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San Antonio Parents, Teachers Warn Legislators about Failures of Edgewood Voucher Program

Privately Funded Program Drains Money from Public Schools, Leaves Kids Behind and Fails Families

April 28, 2005
FOR IMMEDIATE RELEASE

AUSTIN Parents and teachers from the state’s only school district with a voucher program today called on legislators to reject legislation that would create publicly funded vouchers for private schools in Texas.

“These vouchers exert an enormous financial drain on our school district, a tear in the fabric of our goals to educate our children,” said Mike Espinoza, an Edgewood parent of an autistic son. Espinoza said private schools that accept vouchers could not meet the needs of his son. “I could have sent my son to a private school, but that would have caused more damage than good.”

Espinoza joined other San Antonio parents, teachers and elected officials at the Capitol to persuade legislators to vote against any voucher bill or amendment in this session. The Edgewood ISD voucher program is privately funded, mostly through a pledge of $45 million from San Antonio businessman Dr. James Leininger. Leininger has been a major contributor to the political campaigns of Gov. Perry and pro-voucher lawmakers. The Edgewood voucher program enrolled nearly 2,000 students last year and has cost the district’s public schools millions of dollars in public funding, said TFN President Kathy Miller.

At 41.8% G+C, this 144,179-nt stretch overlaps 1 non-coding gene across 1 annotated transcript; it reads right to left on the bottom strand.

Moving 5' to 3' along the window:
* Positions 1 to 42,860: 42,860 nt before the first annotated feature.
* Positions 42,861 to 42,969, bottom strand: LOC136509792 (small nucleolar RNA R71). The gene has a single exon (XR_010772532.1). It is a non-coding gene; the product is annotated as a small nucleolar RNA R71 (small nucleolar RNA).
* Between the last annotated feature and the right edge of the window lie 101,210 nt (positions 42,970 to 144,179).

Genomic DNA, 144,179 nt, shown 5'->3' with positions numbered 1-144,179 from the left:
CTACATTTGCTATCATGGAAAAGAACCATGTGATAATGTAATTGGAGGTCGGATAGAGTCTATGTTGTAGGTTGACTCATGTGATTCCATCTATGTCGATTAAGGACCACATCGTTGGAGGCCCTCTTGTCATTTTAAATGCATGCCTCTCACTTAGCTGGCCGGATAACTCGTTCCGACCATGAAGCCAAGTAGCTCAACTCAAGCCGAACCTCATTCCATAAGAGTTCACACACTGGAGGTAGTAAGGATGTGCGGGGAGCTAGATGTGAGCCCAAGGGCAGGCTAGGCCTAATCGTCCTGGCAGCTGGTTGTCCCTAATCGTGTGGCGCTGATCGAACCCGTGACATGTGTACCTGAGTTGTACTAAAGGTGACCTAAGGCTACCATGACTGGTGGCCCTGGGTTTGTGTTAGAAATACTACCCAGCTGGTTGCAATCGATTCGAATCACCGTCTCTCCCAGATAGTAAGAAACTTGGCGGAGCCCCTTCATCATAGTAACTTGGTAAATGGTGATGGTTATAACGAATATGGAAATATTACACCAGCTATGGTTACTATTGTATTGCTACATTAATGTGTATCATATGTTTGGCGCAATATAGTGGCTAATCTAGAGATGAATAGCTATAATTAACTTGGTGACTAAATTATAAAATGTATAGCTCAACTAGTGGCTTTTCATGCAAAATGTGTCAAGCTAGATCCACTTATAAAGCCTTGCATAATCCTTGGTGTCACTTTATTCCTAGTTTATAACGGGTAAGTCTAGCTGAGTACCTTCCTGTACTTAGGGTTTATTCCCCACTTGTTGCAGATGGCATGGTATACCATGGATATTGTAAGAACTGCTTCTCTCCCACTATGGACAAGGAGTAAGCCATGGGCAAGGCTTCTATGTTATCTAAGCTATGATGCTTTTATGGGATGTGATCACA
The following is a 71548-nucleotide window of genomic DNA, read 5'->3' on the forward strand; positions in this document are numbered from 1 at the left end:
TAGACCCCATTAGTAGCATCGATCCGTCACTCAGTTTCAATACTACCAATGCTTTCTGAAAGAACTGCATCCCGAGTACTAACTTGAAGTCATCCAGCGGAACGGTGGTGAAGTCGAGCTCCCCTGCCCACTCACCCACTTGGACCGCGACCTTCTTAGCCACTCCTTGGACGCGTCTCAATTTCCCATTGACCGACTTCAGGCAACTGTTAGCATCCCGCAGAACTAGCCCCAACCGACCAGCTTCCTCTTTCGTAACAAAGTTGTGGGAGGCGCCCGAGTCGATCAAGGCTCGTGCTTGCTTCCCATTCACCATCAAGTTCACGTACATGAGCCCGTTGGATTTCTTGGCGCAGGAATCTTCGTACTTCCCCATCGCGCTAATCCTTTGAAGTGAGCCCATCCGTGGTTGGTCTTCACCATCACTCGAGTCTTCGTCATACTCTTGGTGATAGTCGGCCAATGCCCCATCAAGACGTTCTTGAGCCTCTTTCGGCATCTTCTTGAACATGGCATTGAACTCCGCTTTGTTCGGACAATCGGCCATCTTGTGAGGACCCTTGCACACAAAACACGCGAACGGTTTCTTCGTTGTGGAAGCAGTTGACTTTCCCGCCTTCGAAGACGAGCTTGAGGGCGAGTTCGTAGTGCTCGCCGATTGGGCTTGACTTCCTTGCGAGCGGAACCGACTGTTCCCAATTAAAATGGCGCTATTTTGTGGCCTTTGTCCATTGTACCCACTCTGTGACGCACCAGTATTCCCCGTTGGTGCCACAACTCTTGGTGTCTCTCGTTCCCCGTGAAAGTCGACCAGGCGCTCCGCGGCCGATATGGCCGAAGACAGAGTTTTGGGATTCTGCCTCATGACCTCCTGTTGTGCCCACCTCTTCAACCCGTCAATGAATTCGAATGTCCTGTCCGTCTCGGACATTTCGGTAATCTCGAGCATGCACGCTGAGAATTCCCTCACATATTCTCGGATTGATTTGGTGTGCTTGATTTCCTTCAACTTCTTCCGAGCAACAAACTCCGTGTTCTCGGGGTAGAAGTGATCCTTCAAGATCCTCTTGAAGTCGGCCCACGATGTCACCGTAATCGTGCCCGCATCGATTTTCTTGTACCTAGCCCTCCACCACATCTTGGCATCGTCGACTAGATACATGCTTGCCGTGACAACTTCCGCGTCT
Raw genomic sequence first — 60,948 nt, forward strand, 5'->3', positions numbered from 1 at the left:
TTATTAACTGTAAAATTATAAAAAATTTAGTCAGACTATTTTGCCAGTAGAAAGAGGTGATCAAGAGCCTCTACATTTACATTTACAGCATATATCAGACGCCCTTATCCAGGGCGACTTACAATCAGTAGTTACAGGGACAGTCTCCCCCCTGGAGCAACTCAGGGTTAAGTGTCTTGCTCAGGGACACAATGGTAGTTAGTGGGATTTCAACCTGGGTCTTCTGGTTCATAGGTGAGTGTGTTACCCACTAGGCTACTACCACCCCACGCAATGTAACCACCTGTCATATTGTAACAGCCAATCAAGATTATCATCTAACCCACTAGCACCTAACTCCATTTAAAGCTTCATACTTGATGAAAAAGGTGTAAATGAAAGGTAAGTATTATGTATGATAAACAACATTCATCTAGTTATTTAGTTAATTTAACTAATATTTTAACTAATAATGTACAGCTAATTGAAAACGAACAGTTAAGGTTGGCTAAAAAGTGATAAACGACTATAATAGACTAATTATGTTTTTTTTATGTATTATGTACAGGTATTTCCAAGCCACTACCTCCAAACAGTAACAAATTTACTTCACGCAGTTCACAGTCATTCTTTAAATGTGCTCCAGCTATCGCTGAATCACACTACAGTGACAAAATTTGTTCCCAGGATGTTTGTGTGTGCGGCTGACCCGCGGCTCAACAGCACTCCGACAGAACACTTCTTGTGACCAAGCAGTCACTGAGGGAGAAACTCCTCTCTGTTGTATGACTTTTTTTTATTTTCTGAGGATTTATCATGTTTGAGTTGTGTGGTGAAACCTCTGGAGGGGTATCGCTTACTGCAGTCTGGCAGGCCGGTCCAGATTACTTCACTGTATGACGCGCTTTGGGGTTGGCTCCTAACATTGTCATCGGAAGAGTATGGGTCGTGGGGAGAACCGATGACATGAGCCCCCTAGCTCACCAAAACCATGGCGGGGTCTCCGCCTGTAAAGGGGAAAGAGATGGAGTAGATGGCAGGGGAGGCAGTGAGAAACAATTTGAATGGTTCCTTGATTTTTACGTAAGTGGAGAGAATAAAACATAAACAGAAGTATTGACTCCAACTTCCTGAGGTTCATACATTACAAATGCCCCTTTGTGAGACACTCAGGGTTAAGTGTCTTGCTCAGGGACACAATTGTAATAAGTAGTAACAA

“The parents and teachers here today know firsthand the problems caused by voucher programs,” Miller said. “They have seen their schools lose precious dollars even while private schools cherry-pick certain students and reject others who have applied for vouchers. At a time when legislators are struggling to fully fund our public schools, the last thing they should be doing is passing a voucher scheme that drains money from neighborhood schools to subsidize tuition at private schools.”

Edgewood ISD is a prime example of the importance of maximizing public school resources. The district’s schools have been making steady progress since the state’s share-the-wealth school finance plan passed a decade ago. In 1993, the school district had nine “low-performing” schools and none rated as “recognized” or “exemplary.” By 1997, two years after the Legislature moved to equalize school funding and one year before the privately funded CEO Horizon voucher program began, Edgewood had no “low-performing” schools and two “recognized” schools.

 

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